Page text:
Almost half a century ago, Ustad Bismillah Khan, the legendary shehnai exponent, met Satyajit Ray, a filmmaker. The Ustad, who had worked with him in Jalsaghar a few years earlier, had some initial difficulty in recognising Ray. Soon, though, he made up for the little lapse by telling Ray, Aap bahut oonche aadmi hain, oonche qad ke, oonche kaam se.
Such has been Ray's oeuvre over the years that even legends like the Ustad have found themselves singing Ray's hosannas. Whenever cineastes or film critics sought to assess Ray, they almost invariably ended up painting him in nationalist colours, almost like telling the world that he is the best we have, the one who could take on the best practitioners of neorealist cinema. Almost unannounced, Ray's greatness seems to come wrapped in nationalist hues.
Be it his Pather Panchali or Charulata or even Shatranj ke Khilari, the critics have all along sought to woo the West without really making an appraisal of the legend. Maybe, they have all been overawed by the genius.
But here is an attempt by Keya Ganguly which is laudable in intent, very insightful in content, and, at the end, quite a challenge. As the book jacket puts it, Ganguly situates Ray's work within the international spirit of the 20th century, arguing that his film experiments intimate the sense of a radical future and document the capacity of the medium to conceptualise a different world glimpsed in the remnants of a disappearing past.
Ganguly's is a labour of love, one that she has churned out in stressful circumstances. Maybe, it is not riveting like the legendary filmmaker's works. But content-wise it is far superior to similar studies undertaken both in India and in the West. There have been many hagiographies on Ray, some of which even staking claim to the national award for best writing on cinema. But Ganguly's is a scholarly work that seeks to inform. Not the one given to just skimming the surface, she delves deep into the circumstances in which Ray's films came to be made, their situational and social ethos, the master's technique, and how they all drew from the rich cultural tapestry of the land.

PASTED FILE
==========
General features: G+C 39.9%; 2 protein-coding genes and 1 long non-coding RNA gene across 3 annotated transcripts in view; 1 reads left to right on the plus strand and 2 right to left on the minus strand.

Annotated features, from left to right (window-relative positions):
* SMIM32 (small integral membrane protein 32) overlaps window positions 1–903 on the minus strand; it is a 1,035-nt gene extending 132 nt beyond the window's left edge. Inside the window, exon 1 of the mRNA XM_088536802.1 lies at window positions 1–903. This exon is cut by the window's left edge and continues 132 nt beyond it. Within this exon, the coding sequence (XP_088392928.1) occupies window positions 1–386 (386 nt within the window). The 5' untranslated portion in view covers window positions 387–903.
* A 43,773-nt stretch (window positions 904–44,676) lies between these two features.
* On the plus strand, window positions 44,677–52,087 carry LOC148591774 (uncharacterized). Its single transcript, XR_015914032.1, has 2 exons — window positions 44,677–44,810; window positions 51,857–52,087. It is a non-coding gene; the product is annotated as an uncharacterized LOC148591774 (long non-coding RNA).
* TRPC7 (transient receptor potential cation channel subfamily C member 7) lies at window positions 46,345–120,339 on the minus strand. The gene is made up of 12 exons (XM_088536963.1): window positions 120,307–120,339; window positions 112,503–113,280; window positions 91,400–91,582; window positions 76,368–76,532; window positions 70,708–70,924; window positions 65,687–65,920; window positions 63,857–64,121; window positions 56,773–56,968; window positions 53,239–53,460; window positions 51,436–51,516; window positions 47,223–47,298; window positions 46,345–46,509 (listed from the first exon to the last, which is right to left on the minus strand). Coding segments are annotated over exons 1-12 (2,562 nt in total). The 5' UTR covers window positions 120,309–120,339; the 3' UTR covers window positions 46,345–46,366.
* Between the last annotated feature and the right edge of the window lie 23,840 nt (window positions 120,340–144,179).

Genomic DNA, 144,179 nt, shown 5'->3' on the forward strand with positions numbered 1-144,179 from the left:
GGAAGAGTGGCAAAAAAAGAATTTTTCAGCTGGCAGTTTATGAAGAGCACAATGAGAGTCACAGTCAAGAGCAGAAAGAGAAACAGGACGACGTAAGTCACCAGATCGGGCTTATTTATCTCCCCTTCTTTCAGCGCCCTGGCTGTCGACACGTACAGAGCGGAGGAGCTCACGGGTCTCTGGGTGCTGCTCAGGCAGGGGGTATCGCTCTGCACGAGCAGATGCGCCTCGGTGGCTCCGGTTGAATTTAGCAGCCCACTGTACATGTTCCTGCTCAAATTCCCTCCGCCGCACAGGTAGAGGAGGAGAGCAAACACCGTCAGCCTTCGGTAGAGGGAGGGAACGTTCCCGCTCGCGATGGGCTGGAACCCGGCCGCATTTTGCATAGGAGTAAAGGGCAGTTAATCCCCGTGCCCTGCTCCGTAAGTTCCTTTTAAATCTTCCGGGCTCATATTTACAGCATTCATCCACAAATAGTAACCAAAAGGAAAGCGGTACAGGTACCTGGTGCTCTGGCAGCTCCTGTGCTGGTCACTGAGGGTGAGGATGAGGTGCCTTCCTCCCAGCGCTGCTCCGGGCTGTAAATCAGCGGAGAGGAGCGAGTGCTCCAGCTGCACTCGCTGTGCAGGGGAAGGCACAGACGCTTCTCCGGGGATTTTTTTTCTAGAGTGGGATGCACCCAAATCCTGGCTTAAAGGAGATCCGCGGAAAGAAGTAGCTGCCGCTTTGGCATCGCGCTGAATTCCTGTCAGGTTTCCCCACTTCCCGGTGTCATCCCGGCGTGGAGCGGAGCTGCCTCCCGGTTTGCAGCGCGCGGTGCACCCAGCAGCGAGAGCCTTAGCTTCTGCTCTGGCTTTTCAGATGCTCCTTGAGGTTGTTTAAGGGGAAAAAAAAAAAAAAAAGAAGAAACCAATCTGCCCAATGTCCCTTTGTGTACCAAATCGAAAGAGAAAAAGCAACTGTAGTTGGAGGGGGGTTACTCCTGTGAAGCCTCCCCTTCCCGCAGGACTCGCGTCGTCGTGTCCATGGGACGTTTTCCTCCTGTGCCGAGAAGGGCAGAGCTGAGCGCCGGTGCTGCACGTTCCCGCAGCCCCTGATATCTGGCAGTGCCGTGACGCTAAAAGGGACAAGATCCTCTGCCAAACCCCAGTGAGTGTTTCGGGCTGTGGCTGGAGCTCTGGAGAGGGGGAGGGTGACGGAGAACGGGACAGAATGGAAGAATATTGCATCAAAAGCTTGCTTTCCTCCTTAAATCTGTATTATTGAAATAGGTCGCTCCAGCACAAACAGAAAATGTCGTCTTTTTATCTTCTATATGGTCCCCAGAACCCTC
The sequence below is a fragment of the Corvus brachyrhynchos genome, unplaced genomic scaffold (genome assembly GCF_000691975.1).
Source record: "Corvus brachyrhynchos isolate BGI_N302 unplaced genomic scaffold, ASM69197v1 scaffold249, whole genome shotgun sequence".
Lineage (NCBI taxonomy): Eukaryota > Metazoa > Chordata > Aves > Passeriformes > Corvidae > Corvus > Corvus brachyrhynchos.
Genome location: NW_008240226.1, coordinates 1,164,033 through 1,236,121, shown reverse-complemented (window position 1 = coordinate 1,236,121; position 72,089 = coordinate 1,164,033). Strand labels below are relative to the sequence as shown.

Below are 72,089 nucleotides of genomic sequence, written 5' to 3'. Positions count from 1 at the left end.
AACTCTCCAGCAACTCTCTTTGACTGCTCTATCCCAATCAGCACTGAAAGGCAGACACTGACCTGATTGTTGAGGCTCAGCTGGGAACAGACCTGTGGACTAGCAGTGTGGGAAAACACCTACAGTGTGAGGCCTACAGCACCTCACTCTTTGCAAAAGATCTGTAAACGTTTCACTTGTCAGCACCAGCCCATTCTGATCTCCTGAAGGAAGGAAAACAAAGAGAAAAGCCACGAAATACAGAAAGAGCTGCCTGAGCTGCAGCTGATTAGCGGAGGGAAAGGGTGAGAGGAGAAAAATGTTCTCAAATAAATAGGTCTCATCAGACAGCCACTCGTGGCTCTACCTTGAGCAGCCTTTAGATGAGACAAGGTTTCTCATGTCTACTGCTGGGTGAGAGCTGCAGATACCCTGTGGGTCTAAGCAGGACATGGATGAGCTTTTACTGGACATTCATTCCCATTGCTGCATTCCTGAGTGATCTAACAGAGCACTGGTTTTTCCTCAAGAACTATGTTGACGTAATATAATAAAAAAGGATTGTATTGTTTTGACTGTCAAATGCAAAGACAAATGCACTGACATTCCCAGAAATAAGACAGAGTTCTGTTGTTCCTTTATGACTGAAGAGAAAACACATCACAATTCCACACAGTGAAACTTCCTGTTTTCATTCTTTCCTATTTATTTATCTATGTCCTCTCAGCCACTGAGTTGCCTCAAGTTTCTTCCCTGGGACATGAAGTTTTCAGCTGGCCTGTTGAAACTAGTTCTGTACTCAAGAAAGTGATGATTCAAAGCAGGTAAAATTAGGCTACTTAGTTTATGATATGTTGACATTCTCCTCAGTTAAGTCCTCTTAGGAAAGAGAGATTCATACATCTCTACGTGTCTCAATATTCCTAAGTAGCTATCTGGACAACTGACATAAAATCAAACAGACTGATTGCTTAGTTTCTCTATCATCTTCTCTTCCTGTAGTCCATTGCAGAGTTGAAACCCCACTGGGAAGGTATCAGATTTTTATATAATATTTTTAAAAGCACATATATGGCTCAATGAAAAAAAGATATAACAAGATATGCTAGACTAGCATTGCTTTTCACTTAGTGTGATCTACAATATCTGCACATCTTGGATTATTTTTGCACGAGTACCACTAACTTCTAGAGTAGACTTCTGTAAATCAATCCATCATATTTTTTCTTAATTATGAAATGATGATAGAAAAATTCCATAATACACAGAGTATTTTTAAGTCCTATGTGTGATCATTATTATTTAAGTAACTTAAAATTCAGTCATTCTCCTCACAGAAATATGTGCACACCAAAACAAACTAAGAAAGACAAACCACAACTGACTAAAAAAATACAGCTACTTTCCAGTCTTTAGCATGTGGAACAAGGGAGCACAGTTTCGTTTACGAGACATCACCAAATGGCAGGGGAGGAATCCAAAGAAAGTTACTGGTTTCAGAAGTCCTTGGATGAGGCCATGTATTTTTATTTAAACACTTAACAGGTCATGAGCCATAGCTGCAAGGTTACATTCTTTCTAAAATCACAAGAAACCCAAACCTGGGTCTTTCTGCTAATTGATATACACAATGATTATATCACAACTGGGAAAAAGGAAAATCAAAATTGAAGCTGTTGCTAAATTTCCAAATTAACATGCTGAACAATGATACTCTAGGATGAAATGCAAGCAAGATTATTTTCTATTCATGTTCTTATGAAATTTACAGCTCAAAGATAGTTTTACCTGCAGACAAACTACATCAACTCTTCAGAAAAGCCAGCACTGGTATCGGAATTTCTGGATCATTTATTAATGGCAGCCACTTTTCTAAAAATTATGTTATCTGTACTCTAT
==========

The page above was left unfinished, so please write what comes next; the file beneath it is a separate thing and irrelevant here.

In a work of this nature, many would have happily concentrated on Ray and Ray alone. Not so Ganguly. She steps aside every now and then to take the reader on small detours: she talks of Ramprasad's influential critique of high Hinduism and of Sharmila Tagore as Apu's wife in Apur Sansar. And of course, she comes back to Ray, and his rare eye: she shows us Ray recognising the opportunity for a song and dance routine in ‘The Music Room Revisited'.
Ganguly bases her essay on an international canvas, happily talking of the likes of Eisler, Adorno, and Sergei Einstein. At the same time, she does not overlook the basics: she rightly points out that the approach in Jalsaghar was academic. “It unfolds like a panorama of all that is about to disappear from view in the rush to modernisation. In particular, the special place of a classical music tradition in India is displayed in almost documentary fashion…”
Amidst all this she is able to talk of cinema in terms of attraction and perception. These are not the terms one associates with modern writing on cinema. There is an element of timelessness about Ganguly's book, and this should ensure that anybody with serious interest in serious cinema picked it up.
A well-researched piece of writing that commands a keen eye and a perceptive understanding of cinema as a tool of nuanced expression.